Re: Redlining and white flight

1

As a tangent, deed restrictions (like the racial ones that often existed here) always seemed strange to me, as a contract issue. It's a contract where the bound party doesn't really have a counterparty with which they can negotiate changing it.


Posted by: Nathan Williams | Link to this comment | 03- 4-13 12:29 PM
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these mixed black-Jewish neighborhoods in Detroit because Orthodox communities walk to shul on Saturdays

Mixed black-Jewish neighborhoods in Detroit? When? Where?


Posted by: peep | Link to this comment | 03- 4-13 12:59 PM
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I remember Southfield and Oak Park in particular. I got the impression there were others.


Posted by: heebie-geebie | Link to this comment | 03- 4-13 1:06 PM
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3: That was in the 90s?

Also you spelled Ta-Nehisi's name wrong. You better fix it before he comes over and smites you.


Posted by: peep | Link to this comment | 03- 4-13 1:09 PM
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I was going to say Southfield, but my understanding is that it wasn't so much a "mixed" neighborhood as it was some Jews were too poor to move further out again once black people moved into an area of former white flight.


Posted by: Robert Halford | Link to this comment | 03- 4-13 1:14 PM
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Yeah, I had friends especially in Southfield. Or rather, I dated a guy from there and knew his circle of friends.


Posted by: heebie-geebie | Link to this comment | 03- 4-13 1:15 PM
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I don't think it was a matter of poverty, although the black families that lived there were not poor, either. What I saw was a mixed upper middle class neighborhood.

I wasn't paying super close attention. I'm sure all that was less uniform than I remember. But "poverty" was definitely not the explanation as to why the Jews were there.


Posted by: heebie-geebie | Link to this comment | 03- 4-13 1:17 PM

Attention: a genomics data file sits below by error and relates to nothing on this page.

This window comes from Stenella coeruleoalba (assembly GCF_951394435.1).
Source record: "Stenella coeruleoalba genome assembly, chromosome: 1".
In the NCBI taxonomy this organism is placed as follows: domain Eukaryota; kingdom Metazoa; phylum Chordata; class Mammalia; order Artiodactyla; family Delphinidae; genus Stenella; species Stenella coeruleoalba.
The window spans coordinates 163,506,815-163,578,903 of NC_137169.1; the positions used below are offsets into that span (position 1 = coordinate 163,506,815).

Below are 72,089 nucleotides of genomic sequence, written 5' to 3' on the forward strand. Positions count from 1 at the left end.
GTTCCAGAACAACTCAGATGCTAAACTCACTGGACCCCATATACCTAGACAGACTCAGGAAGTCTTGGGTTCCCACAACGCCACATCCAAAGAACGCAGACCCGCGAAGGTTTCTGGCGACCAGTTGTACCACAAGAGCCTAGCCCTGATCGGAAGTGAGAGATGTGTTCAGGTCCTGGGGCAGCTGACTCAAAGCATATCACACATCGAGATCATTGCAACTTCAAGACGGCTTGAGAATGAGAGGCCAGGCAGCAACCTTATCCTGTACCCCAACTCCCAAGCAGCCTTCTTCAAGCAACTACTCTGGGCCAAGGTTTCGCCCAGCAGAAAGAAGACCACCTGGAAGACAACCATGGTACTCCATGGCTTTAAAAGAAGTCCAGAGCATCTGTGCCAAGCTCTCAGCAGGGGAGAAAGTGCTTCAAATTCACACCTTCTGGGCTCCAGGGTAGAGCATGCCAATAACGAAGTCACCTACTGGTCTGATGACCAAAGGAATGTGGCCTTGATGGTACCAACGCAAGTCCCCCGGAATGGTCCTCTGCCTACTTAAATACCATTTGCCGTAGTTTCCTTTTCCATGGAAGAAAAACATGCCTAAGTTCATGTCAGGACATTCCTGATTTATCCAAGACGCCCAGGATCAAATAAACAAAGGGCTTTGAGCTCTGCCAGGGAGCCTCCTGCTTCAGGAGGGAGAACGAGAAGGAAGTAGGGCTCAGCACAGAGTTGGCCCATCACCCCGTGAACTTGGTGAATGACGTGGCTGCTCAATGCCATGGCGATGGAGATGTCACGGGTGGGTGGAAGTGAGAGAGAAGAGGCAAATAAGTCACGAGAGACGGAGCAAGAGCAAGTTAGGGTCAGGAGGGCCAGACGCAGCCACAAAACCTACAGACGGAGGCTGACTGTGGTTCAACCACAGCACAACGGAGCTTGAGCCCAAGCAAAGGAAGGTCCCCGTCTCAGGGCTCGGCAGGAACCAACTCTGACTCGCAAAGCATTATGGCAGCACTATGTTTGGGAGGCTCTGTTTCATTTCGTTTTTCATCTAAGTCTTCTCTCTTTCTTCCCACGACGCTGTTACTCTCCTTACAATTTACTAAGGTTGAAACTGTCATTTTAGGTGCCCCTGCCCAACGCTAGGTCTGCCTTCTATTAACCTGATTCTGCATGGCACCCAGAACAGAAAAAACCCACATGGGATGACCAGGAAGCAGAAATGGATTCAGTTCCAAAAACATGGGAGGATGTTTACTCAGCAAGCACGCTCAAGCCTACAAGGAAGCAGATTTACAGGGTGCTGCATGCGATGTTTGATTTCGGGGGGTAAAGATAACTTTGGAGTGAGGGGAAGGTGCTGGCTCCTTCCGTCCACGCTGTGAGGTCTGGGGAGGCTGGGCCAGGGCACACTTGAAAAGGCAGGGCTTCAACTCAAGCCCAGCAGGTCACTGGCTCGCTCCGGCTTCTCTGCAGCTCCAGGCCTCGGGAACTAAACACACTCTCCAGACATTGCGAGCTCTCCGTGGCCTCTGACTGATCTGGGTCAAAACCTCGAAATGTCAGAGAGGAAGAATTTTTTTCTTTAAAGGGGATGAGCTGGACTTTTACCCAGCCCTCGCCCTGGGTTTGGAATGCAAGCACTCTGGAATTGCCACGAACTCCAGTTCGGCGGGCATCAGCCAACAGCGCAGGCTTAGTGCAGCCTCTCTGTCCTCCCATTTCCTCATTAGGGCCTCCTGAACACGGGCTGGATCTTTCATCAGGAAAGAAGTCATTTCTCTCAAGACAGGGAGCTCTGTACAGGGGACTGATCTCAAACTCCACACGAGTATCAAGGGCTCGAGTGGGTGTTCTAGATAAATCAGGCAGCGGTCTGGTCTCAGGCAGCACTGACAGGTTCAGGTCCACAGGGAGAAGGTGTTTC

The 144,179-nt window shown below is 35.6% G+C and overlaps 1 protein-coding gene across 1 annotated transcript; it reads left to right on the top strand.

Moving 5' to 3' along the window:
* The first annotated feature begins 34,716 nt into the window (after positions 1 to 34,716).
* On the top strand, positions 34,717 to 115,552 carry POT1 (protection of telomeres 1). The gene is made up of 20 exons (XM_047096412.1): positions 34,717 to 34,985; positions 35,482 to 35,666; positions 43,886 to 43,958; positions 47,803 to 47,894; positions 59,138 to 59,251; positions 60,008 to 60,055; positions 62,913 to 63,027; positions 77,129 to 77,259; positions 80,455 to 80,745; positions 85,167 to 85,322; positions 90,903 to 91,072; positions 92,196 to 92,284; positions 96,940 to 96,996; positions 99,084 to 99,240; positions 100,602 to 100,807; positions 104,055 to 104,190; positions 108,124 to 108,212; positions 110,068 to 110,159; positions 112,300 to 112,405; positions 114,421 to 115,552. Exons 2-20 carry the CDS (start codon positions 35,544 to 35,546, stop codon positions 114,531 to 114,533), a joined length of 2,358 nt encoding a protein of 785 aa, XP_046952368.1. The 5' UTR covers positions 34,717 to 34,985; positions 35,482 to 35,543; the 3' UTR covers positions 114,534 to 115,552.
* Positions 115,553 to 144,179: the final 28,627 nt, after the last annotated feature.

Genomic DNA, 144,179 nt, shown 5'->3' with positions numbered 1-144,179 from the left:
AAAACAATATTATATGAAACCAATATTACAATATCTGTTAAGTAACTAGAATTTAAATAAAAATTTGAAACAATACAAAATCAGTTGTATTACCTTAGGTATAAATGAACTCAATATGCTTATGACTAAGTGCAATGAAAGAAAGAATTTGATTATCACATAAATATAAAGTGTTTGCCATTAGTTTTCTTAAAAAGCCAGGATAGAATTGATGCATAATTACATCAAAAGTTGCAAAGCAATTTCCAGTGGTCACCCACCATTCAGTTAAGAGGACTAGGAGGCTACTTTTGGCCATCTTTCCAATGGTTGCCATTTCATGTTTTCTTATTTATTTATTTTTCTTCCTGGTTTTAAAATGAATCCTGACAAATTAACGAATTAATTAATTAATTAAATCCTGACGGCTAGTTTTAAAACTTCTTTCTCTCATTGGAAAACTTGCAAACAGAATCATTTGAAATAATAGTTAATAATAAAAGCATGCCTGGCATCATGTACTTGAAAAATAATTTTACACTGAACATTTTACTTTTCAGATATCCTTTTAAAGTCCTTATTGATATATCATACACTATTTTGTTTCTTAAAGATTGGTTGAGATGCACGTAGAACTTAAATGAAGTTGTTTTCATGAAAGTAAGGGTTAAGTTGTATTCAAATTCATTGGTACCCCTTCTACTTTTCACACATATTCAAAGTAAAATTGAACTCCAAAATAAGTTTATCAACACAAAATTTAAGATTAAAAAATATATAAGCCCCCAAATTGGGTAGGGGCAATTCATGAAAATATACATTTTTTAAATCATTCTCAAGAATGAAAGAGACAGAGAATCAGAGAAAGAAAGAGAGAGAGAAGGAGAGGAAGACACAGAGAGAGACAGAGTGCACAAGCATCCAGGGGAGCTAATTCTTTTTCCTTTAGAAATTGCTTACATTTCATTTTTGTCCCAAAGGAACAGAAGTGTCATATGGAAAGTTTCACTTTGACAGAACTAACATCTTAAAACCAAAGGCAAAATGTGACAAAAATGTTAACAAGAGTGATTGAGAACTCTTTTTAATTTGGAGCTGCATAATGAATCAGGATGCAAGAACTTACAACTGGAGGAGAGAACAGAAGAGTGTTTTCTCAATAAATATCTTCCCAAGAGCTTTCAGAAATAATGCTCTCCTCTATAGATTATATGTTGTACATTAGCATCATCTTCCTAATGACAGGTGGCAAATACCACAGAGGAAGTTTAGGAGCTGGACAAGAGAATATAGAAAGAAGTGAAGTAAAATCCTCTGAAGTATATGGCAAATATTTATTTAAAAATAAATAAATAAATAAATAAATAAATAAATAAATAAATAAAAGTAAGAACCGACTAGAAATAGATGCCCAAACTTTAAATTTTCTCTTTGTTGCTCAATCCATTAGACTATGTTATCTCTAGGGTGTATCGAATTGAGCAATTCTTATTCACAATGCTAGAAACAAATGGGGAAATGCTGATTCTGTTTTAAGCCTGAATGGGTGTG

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5 matches my understanding as well.

When I lived in the Detro metro area in the 1970s I don't recall there being black people living in Oak Park or Southfield. They were suburbs that white people (including Jews)had fled to.


Posted by: peep | Link to this comment | 03- 4-13 1:19 PM
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That was poorly phrased. I meant relative poverty that kept people from moving to eg Bloomfield Hills (an affirmatively rich town) after already having moved from Detroit proper into Southfield. But also, as you say, for the orthodox the cost of moving an orthodox community.


Posted by: Robert Halford | Link to this comment | 03- 4-13 1:24 PM
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I also don't remember communities of Orthodox Jews. It could be that 10-year old peep was not the most astute observer of human behavior.


Posted by: peep | Link to this comment | 03- 4-13 1:28 PM
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10 year old peep is also not late 90s, though. Maybe those communities weren't yet in their late-90s composition.


Posted by: heebie-geebie | Link to this comment | 03- 4-13 1:33 PM
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I have a vague impression that there's been significant movement of Orthodox Jews to the Detroit suburbs recently (like, past 20 years) because cheap. Let's see if I can find some evidence to support this semi-memory of a factoid!


Posted by: Robert Halford | Link to this comment | 03- 4-13 1:37 PM
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11: That's true. I do recall some talk at the time about white people moving to more distant suburbs to avoid the black people that would be coming soon.


Posted by: peep | Link to this comment | 03- 4-13 1:40 PM
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12: Oh! That would do a lot to restore the reputation of young peep, social observer!


Posted by: peep | Link to this comment | 03- 4-13 1:50 PM
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Sadly for young peep, 12 is totally antisemitic.


Posted by: Eggplant | Link to this comment | 03- 4-13 1:52 PM
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15: What do you mean? Who doesn't like a bargain?


Posted by: peep | Link to this comment | 03- 4-13 1:57 PM
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My totally-fallible memory was that the group that I knew socially had all gone to k-12 together and always lived within walking distance to the same shul, etc. So I assume the community was at least intact since the early 80s. Maybe over the 80s the mid-upper black families were moving in.


Posted by: heebie-geebie | Link to this comment | 03- 4-13 1:59 PM
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Which is slightly longer than 20 years ago, is my point. More like 30+.


Posted by: heebie-geebie | Link to this comment | 03- 4-13 1:59 PM
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because cheap

Whereas the burned-out husk of the urban core is expensive?


Posted by: Von Wafer | Link to this comment | 03- 4-13 2:11 PM
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I just looked it up on wikipedia, and I'm very surprised to find out that Huntington Woods where my family lived in the 1970s was 96% white in the and only 1% African-American in the 2010 census.


Posted by: peep | Link to this comment | 03- 4-13 2:13 PM
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19 -- I meant from other parts of the country, particularly we York. But there doesn't seem to be much evidence of that so maybe it's just a story I heard somewhere.


Posted by: Robert Halford | Link to this comment | 03- 4-13 2:17 PM
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New


Posted by: Robert Halford | Link to this comment | 03- 4-13 2:18 PM